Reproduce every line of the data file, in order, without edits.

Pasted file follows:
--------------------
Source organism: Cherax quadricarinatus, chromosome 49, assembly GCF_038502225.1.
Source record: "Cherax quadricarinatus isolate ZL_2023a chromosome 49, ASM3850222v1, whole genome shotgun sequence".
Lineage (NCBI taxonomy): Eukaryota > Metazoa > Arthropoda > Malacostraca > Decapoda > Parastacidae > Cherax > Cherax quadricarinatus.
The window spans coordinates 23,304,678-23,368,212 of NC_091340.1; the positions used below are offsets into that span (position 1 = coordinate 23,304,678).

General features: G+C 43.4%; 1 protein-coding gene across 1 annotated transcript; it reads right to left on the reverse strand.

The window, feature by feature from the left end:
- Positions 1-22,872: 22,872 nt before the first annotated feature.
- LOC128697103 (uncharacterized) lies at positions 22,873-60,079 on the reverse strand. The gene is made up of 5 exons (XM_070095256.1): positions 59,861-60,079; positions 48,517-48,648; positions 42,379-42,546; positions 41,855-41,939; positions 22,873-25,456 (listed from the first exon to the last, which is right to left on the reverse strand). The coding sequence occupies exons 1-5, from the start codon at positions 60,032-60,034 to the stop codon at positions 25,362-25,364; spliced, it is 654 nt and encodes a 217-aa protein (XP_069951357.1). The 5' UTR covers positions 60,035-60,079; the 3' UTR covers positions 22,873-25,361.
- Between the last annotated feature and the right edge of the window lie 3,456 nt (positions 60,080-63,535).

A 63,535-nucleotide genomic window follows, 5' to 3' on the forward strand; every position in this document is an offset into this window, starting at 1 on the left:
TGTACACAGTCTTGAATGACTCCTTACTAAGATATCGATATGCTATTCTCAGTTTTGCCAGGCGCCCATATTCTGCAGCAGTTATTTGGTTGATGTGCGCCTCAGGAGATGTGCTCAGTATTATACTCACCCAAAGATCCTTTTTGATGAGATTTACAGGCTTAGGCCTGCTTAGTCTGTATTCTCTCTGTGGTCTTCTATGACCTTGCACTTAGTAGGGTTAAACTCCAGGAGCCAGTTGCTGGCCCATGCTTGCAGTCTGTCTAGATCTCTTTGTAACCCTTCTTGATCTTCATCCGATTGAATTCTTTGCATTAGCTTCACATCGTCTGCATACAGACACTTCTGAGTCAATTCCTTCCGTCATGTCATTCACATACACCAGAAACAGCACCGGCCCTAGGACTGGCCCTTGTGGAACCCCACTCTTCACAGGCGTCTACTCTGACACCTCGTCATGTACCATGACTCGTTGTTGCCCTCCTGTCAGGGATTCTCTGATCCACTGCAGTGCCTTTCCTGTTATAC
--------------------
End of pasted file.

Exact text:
Source organism: Cherax quadricarinatus, chromosome 49, assembly GCF_038502225.1.
Source record: "Cherax quadricarinatus isolate ZL_2023a chromosome 49, ASM3850222v1, whole genome shotgun sequence".
Lineage (NCBI taxonomy): Eukaryota > Metazoa > Arthropoda > Malacostraca > Decapoda > Parastacidae > Cherax > Cherax quadricarinatus.
The window spans coordinates 23,304,678-23,368,212 of NC_091340.1; the positions used below are offsets into that span (position 1 = coordinate 23,304,678).

General features: G+C 43.4%; 1 protein-coding gene across 1 annotated transcript; it reads right to left on the reverse strand.

The window, feature by feature from the left end:
- Positions 1-22,872: 22,872 nt before the first annotated feature.
- LOC128697103 (uncharacterized) lies at positions 22,873-60,079 on the reverse strand. The gene is made up of 5 exons (XM_070095256.1): positions 59,861-60,079; positions 48,517-48,648; positions 42,379-42,546; positions 41,855-41,939; positions 22,873-25,456 (listed from the first exon to the last, which is right to left on the reverse strand). The coding sequence occupies exons 1-5, from the start codon at positions 60,032-60,034 to the stop codon at positions 25,362-25,364; spliced, it is 654 nt and encodes a 217-aa protein (XP_069951357.1). The 5' UTR covers positions 60,035-60,079; the 3' UTR covers positions 22,873-25,361.
- Between the last annotated feature and the right edge of the window lie 3,456 nt (positions 60,080-63,535).

A 63,535-nucleotide genomic window follows, 5' to 3' on the forward strand; every position in this document is an offset into this window, starting at 1 on the left:
TGTACACAGTCTTGAATGACTCCTTACTAAGATATCGATATGCTATTCTCAGTTTTGCCAGGCGCCCATATTCTGCAGCAGTTATTTGGTTGATGTGCGCCTCAGGAGATGTGCTCAGTATTATACTCACCCAAAGATCCTTTTTGATGAGATTTACAGGCTTAGGCCTGCTTAGTCTGTATTCTCTCTGTGGTCTTCTATGACCTTGCACTTAGTAGGGTTAAACTCCAGGAGCCAGTTGCTGGCCCATGCTTGCAGTCTGTCTAGATCTCTTTGTAACCCTTCTTGATCTTCATCCGATTGAATTCTTTGCATTAGCTTCACATCGTCTGCATACAGACACTTCTGAGTCAATTCCTTCCGTCATGTCATTCACATACACCAGAAACAGCACCGGCCCTAGGACTGGCCCTTGTGGAACCCCACTCTTCACAGGCGTCTACTCTGACACCTCGTCATGTACCATGACTCGTTGTTGCCCTCCTGTCAGGGATTCTCTGATCCACTGCAGTGCCTTTCCTGTTATAC